In the past money has been retired from real investment as soon as the expected return has fallen below about 3 %. By introducing demurrage charges on money the economic cycle would remain closed. The marginal efficiency of real capital and the market rate of interest would gradually fall to around zero percent and the capitalist market economy would pass over to a post-capitalist market economy. Such a development would produce several positive effects.
The market's forces of self-regulation and healing, which until now have lost their effectiveness near a low point of about 3 % interest, where money is withdrawn from demand, could take effect even below this limit. Interest would not be done away with but would waver between certain limits around a point of equilibrium at zero. As a scarcity indicator it would also provide for the optimum channeling of money flow into the investments most in tune with demand. The channeling function of interest would be preserved not by a fixed minimum rate of about 3 %, but solely by the dynamics of the movement of interest rates.
Under these circumstances money becomes a means of exchange of complete neutrality in allocation, allowing the just exchange of services on the individual markets. Since the positive and negative deviations of the interest rate from the point of zero offset one another, money also becomes neutral in distribution. In other words, the existing differences in income and assets cannot increase even more. Thus an elementary condition toward mastering and reducing social contrasts is created. Furthermore, such a reduction in the cost of credit results in the opportunity for many of the at present dependently employed or unemployed to find independent enterprises, so that the introduction of demurrage charges on money also promotes decentralization of business. To be sure it would not automatically lead to the dissolution of all existing power structures of private enterprise; such a goal requires additional collateral measures that have still to be designed.
The post-capitalist market economy that has only been sketchily described here creates a stable order also with respect to employment and the purchasing power of money. Once the rate of interest is leveled at 0 %, total savings flow back into investments under the pressure of the demurrage charges on money and stagnations of trade and involuntary unemployement become things of the past. The conditions advanced by Say’s law of markets are thus fulfilled: supply and demand create a constant state of balance, both on the individual markets as on the whole. This balance remains stable not only from a macroeconomic, but also from a microeconomic point of view.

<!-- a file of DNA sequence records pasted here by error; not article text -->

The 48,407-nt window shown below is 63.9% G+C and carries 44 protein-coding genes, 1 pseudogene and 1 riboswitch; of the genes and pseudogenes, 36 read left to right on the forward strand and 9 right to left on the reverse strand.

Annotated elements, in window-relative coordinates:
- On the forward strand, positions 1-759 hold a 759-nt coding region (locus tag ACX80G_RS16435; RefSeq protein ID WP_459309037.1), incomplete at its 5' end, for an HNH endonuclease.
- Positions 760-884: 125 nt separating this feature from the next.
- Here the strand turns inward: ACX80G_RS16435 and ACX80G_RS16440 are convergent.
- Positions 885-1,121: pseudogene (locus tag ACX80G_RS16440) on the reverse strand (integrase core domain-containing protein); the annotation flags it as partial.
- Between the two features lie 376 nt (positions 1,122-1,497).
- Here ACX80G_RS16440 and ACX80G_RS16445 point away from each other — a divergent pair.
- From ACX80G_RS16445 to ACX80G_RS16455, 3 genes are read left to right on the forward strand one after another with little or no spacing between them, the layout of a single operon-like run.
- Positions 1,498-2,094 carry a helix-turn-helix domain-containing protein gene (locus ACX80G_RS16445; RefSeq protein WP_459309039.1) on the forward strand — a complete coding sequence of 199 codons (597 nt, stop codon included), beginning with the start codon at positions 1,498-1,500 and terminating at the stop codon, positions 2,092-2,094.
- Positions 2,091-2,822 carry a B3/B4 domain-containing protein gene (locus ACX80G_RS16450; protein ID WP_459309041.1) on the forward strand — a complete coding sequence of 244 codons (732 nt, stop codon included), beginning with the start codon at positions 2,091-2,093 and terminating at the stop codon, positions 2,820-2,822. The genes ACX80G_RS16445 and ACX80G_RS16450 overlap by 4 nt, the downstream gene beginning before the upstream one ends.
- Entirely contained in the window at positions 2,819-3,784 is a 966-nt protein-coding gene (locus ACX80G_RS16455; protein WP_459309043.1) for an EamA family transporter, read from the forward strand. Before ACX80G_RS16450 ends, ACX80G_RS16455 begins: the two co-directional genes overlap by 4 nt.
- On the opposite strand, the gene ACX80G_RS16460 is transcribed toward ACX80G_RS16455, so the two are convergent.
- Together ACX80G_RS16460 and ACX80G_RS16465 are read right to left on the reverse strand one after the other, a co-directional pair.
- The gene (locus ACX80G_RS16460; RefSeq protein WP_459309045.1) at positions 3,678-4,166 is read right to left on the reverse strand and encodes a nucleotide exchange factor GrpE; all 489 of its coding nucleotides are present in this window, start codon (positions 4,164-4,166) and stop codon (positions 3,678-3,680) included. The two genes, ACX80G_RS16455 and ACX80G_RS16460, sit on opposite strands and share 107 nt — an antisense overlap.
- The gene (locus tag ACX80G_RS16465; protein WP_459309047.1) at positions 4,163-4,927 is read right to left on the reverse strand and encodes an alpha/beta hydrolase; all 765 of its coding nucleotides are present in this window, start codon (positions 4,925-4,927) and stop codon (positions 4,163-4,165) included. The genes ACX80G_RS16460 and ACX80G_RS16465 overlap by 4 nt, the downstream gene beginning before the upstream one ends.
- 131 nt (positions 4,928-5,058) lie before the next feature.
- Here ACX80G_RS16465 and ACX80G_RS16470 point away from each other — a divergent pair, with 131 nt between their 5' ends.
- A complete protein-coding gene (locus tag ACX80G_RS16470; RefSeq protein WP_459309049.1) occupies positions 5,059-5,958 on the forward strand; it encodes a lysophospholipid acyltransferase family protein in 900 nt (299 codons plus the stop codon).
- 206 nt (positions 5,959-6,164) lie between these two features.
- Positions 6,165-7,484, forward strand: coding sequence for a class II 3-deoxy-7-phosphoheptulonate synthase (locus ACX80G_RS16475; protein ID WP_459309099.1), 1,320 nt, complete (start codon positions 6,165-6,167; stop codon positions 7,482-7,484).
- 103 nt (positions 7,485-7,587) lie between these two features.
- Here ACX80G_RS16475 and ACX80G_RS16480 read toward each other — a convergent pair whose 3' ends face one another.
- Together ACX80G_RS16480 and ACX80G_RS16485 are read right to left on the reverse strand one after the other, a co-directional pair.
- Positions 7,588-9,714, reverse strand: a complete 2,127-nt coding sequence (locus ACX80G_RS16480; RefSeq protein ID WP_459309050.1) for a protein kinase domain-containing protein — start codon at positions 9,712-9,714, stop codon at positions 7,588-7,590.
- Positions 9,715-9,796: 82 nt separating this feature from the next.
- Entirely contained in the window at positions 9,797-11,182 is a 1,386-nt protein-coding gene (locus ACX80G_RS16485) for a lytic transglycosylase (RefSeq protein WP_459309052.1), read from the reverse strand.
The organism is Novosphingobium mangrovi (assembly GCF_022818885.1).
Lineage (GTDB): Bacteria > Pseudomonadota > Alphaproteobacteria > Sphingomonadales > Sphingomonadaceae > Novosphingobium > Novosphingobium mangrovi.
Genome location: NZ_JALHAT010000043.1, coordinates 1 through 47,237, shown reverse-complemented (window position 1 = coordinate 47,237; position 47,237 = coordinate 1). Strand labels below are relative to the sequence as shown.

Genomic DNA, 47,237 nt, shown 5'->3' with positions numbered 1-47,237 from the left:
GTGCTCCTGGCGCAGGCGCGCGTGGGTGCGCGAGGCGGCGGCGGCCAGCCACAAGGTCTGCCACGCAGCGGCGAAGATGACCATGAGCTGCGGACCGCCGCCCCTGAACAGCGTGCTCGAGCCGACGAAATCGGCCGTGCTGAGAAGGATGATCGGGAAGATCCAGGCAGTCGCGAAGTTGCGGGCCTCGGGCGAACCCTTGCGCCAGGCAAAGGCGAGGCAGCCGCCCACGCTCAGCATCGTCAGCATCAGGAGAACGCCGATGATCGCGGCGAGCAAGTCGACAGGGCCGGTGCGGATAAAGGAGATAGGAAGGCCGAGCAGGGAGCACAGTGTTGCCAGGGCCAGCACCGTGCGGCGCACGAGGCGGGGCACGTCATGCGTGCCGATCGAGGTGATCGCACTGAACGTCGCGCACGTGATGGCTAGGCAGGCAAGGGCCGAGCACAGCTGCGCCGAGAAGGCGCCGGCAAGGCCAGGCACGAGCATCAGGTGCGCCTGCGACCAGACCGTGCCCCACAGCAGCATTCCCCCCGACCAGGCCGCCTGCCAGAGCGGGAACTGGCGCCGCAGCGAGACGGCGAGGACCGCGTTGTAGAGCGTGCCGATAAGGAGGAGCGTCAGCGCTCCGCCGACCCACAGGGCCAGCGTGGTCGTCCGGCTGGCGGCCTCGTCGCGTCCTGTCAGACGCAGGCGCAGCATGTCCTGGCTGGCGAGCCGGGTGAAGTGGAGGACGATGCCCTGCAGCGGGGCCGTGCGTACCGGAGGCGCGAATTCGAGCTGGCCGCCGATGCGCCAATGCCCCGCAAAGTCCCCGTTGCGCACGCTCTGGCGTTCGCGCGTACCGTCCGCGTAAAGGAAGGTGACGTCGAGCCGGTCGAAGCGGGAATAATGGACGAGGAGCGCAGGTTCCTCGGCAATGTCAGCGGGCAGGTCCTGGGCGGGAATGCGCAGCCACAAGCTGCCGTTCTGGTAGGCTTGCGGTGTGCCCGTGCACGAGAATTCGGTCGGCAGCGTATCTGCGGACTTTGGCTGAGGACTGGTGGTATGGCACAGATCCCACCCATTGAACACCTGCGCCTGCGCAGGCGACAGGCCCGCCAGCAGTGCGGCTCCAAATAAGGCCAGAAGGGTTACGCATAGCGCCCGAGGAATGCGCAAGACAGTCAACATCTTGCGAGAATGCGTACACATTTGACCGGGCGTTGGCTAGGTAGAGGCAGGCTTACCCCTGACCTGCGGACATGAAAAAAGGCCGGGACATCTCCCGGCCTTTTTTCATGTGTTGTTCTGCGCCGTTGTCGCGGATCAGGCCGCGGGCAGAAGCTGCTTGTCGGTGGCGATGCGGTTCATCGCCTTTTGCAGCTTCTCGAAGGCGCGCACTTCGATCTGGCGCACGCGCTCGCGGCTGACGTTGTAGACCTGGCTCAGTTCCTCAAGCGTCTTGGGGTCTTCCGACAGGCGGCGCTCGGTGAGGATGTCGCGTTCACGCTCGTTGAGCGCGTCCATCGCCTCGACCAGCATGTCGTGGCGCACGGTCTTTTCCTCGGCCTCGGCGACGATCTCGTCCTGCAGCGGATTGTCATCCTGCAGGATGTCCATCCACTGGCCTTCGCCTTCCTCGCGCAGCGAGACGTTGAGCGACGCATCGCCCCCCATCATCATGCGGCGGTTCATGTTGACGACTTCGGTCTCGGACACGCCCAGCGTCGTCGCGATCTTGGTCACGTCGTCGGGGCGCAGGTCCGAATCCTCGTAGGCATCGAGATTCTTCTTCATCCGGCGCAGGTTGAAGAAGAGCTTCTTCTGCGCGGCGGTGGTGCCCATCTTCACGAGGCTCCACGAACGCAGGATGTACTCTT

As soon as the velocity of circulation of money is no longer, as until now, subject to unpredictable fluctuations but becomes stable under the influence of the demurrage charges on money, it will be more feasible for the central banks to successfully adjust the amount of money in circulation to the potential of production, in such a manner that inflationary and deflationary variations in the purchasing power of money are avoided.
As a parallel development to the transition to such a postcapitalist market economy, a transition from exponential and quantitative growth to qualitative growth also takes place, thus easing the conflict between the economy and the ecology.
The declining rate of interest, finally settling around 0 %, also makes it possible to control and eliminate the pernicious urge toward an unchecked exponential growth of monetary capital and consequently also of real capital. Therefore money in the end also attains neutrality in growth.
The demurrage charges on money make it possible to stabilize an economy without post-Keynesian or supply-side stimuli for growth, even in a situation in which the marginal efficiency of real capital declines. Instead, they support the selfrestraining tendency of quantitative growth that has been observed in previous crises. By forestalling the retreat of monetary capital from effective demand, demurrage simultaneously assures that after satiating one investment market after the other, savings flow into social and cultural fields, producing qualitative growth where for reasons of profitability it has thus far been lacking.
Nevertheless, in this case it also holds true that additional measures, such as the application of environmental policies conforming to market conditions, are indispensable.